Fire crews reported progress Wednesday in an effort to save neighborhoods from a massive forest fire near Lake Tahoe in the western U.S. state of Nevada.
Firefighters “lucked out” when winds did not strengthen as much as expected early Wednesday, California Department of Forestry and Fire Protection Section Chief Tim Ernst told reporters.
Ernst said progress was made creating fire lines with bulldozers as the fire’s movement slowed during its approach to Lake Tahoe, known for its ski resorts and beaches.
Weather forecasters cautioned, however, that crews would still have to grapple with gusty winds throughout Wednesday.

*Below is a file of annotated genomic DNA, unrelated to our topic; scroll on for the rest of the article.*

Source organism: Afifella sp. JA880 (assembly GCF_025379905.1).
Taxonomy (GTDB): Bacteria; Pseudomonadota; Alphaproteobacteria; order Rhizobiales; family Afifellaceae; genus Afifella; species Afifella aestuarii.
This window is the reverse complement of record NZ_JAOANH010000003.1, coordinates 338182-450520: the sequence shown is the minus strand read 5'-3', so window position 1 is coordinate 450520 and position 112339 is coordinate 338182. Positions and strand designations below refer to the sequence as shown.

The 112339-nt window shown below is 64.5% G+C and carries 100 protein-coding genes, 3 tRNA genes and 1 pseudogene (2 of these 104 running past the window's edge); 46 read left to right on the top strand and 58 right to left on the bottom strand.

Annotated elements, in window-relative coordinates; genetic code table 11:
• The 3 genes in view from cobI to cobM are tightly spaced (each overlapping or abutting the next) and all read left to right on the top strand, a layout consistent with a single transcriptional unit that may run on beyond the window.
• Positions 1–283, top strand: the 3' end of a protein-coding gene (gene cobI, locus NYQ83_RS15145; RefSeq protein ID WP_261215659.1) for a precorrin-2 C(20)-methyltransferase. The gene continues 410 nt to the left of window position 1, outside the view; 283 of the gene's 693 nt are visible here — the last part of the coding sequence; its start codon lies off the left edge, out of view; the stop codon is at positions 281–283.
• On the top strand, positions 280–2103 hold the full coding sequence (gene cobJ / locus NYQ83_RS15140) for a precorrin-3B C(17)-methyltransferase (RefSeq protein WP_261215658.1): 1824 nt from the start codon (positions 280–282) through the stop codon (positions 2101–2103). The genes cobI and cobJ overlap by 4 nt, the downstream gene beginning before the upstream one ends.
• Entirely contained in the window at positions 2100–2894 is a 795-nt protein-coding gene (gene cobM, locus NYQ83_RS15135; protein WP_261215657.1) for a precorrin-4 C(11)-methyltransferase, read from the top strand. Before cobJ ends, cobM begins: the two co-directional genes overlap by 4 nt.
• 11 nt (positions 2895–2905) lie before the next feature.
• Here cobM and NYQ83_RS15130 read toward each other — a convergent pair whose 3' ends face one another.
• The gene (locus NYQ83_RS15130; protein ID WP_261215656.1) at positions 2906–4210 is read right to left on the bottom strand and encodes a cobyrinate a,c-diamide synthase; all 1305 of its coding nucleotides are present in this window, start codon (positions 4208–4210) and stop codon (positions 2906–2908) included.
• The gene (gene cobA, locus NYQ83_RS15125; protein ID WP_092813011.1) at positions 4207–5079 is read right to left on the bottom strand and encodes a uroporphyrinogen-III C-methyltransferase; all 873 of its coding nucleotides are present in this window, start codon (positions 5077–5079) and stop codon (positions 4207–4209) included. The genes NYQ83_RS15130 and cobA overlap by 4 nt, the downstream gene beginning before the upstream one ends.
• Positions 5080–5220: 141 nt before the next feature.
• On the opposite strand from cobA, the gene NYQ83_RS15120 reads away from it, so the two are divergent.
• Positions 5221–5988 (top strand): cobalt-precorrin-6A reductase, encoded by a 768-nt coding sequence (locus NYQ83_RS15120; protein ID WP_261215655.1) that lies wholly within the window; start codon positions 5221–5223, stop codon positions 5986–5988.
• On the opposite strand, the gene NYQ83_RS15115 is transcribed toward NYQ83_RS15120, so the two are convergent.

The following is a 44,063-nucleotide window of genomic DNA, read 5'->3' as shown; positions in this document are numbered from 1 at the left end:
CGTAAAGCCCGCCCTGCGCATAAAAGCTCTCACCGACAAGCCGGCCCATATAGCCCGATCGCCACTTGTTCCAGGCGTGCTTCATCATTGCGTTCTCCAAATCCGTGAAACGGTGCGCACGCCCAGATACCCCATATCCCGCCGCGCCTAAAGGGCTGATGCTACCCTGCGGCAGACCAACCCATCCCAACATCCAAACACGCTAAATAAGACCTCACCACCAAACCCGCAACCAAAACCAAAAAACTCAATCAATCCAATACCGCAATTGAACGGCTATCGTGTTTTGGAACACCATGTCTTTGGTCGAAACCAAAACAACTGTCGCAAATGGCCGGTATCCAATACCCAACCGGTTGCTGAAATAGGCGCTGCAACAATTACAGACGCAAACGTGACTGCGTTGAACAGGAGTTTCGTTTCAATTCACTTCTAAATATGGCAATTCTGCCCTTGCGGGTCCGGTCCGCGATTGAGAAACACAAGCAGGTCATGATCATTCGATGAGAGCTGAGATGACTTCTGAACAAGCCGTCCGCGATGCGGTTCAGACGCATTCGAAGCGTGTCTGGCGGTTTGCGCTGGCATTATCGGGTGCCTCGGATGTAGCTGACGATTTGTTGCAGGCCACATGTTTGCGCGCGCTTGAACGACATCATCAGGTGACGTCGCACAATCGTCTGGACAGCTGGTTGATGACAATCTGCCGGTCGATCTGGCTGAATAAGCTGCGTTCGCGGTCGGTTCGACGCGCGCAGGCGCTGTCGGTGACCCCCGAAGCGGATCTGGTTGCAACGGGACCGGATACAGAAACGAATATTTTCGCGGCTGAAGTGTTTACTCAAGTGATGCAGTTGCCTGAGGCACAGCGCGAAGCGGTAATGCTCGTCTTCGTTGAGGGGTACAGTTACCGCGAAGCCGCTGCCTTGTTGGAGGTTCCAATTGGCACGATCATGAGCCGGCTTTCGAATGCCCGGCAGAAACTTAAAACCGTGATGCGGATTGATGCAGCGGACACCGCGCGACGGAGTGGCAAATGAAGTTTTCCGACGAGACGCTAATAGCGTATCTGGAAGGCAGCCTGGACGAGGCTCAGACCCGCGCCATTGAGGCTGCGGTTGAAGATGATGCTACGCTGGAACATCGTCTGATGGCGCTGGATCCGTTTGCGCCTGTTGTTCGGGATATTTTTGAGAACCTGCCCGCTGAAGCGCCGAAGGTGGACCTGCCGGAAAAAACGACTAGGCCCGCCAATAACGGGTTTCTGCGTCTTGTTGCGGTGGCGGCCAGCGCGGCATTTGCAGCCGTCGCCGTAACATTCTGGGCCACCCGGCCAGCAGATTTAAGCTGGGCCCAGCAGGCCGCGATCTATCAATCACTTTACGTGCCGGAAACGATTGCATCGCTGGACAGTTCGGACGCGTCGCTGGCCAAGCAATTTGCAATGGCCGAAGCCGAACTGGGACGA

The fire reached the southern tip of Lake Tahoe Wednesday after evacuation orders in neighboring California were expanded to Nevada, forcing crews to scramble to prevent it from reaching the resort city of South Lake Tahoe.
Heavy smoke from what is called the Caldor Fire has blanketed the resort city, leaving it largely empty during what is normally a bustling tourist season.
The Caldor Fire has burned nearly 808 square kilometers and has been nearly 20% contained since erupting on August 14. The blaze has destroyed more than 600 structures and threatens at least 33,000 others.
Thousands of firefighters have been battling dozens of fires in California, which, along with other western U.S. states, have become much drier and warmer over recent decades due to climate change.
Scientists say those weather conditions will continue make wildfires and extreme weather more frequent.
Some information for this report came from the Associated Press.